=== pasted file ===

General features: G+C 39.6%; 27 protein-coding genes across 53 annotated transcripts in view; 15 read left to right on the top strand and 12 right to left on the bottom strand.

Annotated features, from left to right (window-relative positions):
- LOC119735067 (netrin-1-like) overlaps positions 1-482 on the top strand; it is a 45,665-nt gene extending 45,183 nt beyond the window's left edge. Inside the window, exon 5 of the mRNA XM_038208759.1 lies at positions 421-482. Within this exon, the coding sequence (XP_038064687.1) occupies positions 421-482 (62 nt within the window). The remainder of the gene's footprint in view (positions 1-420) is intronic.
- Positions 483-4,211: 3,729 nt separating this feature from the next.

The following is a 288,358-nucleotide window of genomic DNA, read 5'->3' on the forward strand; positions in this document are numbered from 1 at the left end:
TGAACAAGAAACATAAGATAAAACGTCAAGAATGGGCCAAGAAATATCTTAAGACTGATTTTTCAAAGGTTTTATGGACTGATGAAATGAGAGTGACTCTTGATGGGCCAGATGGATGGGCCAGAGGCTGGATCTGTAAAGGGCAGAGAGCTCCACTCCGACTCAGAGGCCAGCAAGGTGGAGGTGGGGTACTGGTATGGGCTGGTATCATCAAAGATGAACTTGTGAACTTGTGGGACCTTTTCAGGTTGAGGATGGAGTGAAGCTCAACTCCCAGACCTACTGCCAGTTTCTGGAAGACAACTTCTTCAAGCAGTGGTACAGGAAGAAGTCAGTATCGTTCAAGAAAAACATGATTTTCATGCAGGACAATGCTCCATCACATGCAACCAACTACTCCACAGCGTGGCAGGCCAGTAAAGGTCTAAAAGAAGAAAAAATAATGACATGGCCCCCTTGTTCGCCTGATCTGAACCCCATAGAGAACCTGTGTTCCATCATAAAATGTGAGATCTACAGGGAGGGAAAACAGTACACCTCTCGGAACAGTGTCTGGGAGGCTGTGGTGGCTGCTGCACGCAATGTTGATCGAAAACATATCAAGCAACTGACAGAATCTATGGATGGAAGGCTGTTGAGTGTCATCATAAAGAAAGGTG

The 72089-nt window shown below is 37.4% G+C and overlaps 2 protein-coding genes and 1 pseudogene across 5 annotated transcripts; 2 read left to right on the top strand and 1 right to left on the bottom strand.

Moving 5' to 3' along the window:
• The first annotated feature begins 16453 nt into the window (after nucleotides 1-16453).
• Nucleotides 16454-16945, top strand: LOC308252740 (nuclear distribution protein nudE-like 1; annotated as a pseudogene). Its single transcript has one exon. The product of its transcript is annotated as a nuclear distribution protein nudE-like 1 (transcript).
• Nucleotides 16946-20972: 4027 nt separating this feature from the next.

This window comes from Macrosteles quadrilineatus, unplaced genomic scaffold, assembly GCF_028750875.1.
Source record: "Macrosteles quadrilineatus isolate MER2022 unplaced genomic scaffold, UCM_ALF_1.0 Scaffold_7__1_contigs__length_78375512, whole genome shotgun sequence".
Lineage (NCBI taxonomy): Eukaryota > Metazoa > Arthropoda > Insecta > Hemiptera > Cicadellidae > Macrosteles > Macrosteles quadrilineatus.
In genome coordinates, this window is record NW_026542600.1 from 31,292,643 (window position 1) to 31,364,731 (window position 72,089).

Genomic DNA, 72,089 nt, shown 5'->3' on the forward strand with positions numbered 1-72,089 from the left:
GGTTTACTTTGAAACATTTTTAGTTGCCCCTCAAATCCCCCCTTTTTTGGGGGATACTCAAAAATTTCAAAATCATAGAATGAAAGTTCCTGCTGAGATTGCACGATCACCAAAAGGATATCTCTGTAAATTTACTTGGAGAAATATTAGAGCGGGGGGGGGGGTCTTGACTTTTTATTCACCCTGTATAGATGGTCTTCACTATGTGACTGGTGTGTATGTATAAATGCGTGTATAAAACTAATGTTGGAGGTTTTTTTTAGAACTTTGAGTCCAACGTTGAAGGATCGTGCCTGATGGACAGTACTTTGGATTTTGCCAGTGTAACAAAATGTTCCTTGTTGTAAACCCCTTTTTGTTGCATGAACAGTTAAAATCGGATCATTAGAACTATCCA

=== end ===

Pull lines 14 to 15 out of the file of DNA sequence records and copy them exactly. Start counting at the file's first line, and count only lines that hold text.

Lineage (NCBI taxonomy): Eukaryota > Metazoa > Arthropoda > Insecta > Hemiptera > Cicadellidae > Macrosteles > Macrosteles quadrilineatus.
In genome coordinates, this window is record NW_026542600.1 from 31,292,643 (window position 1) to 31,364,731 (window position 72,089).